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The Carletonian

The Carletonian

The Carletonian

On growing up

<e is this thing that seems to happen to humans, roughly between the ages of thirteen and twenty-nine, and it’s called “growing up”. Of course, along with most things in life, there are the exceptions, i.e., the peculiar two-year-olds who like the taste of coffee (me) and the forty-year olds who play Call of Duty (my father). But for the most part, everyone goes through an awkward phase where the line gets blurred between realizing you can no longer get away with being a kid, and you are not yet fully an adult.

When I was a kid I couldn’t wait to grow up. I was impatient to have responsibilities and real problems and meaningful life-long friendships. I would carry around briefcases and talk on my imaginary cell phone to all of my most-important clients. At family gatherings I would tell everyone how I wanted to be a lawyer, or an investment banker, or a CEO, or whatever job sounded big and important enough to impress the crowd.

I was in search for some kind of approval, some way to show myself off without having anything concrete to show. Such claims regarding my future were accompanied by small nods and secretive smiles from all the real adults, sometimes followed by an over-exaggerated “wow” or a concealed but condescending pat on the back. I was convinced that I was on top of it. Saying what I wanted to do with my life was easy. The world felt small and simple and easy to play with.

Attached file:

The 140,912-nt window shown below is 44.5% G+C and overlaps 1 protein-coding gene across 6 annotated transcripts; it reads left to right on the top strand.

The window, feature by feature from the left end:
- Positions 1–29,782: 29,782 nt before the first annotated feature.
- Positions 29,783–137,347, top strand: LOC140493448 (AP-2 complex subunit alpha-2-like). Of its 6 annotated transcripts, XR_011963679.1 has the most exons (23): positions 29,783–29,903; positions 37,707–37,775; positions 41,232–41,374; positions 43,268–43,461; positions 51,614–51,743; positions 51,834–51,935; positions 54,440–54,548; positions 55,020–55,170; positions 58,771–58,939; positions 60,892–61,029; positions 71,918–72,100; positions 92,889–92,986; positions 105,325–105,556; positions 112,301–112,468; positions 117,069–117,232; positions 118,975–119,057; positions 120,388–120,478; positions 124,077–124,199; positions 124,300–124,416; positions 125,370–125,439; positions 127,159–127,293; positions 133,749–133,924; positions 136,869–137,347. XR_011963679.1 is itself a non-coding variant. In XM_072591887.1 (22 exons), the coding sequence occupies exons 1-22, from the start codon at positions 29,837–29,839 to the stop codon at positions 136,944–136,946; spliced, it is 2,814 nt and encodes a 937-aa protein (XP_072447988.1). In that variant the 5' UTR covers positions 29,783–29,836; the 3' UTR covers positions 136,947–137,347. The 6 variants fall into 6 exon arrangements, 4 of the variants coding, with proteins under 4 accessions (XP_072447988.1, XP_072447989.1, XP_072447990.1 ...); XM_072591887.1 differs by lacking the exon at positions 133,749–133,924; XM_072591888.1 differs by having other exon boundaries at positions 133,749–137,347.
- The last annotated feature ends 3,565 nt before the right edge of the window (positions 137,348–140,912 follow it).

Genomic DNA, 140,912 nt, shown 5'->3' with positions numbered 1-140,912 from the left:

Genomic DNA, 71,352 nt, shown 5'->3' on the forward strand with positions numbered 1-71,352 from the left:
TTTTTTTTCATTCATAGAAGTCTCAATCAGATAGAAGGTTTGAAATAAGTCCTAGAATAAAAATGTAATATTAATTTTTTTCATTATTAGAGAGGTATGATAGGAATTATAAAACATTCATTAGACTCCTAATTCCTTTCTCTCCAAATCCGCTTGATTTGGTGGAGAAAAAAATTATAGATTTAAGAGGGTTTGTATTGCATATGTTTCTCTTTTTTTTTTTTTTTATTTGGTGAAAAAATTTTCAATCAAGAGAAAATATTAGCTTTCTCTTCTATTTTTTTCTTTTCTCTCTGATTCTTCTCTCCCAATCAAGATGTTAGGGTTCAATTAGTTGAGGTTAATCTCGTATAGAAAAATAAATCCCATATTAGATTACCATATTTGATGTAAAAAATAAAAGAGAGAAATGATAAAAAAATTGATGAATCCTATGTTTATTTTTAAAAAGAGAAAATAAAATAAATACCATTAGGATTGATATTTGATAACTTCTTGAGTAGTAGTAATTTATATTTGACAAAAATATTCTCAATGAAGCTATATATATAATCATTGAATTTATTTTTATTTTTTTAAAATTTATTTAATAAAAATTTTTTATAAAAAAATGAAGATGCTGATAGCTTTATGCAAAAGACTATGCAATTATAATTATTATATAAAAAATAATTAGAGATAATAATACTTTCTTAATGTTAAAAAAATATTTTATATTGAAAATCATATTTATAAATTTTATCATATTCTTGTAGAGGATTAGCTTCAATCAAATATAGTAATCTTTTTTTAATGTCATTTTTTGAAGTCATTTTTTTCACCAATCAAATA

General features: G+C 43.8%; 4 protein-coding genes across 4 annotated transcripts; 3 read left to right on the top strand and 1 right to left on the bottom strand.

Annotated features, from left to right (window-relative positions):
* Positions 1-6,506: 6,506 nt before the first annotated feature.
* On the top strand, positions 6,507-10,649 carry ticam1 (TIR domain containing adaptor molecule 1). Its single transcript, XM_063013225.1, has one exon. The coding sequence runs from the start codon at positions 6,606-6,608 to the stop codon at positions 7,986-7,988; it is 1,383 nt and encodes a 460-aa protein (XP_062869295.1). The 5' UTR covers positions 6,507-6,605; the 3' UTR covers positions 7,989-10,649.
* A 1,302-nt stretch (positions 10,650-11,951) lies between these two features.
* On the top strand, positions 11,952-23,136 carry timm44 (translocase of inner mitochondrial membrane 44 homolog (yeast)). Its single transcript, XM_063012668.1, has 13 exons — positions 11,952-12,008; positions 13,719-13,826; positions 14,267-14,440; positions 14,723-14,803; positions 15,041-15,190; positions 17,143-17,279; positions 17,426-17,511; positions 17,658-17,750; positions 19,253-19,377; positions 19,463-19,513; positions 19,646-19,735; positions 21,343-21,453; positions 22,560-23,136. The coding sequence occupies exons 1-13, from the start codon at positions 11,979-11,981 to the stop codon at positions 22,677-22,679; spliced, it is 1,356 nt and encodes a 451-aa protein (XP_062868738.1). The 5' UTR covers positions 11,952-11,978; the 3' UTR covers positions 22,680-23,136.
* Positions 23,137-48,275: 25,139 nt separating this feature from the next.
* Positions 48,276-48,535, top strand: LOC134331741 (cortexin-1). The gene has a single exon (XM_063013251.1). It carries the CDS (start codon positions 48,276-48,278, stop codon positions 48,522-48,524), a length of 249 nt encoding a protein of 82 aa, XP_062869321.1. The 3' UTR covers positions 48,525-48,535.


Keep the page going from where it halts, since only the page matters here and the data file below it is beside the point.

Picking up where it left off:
Then I got to college. Suddenly I was free. Suddenly the world became darkly perplexing and large. Suddenly I was at a loss for words when asked what I wanted to do with my life. I wanted to major in everything and never feel stuck with anything. Everyone around me seemed to be living a crazy, scattered life; mine felt a callow skeleton in comparison. Suddenly, in a confusing whirl of questions and lack of answers, I grew up a little.  

I didn’t realize I was growing up. It was subtle. Adults started to listen a little closer when I talked and middle-schoolers started to look a little younger. I began to realize that the talents that had once received so much praise and approval from adults no longer were recognized, or at least, not recognized audibly. People were outdoing me. I found that the pool of competition had widened itself to a new sort of competition, one where I had to be articulate, thoughtful, insightful, and different. Perhaps the most defining part of it all comes with accepting a certain lack of clarity that at one point used to feel so assured.

Essentially, growing up entails becoming more humble. It’s the process of somehow finding a significant place in this bewildering swarm of strangers, and realizing that until we grow up a little more, we are merely incapable, confused adolescents.

(Idea provided by Alissa Severson).

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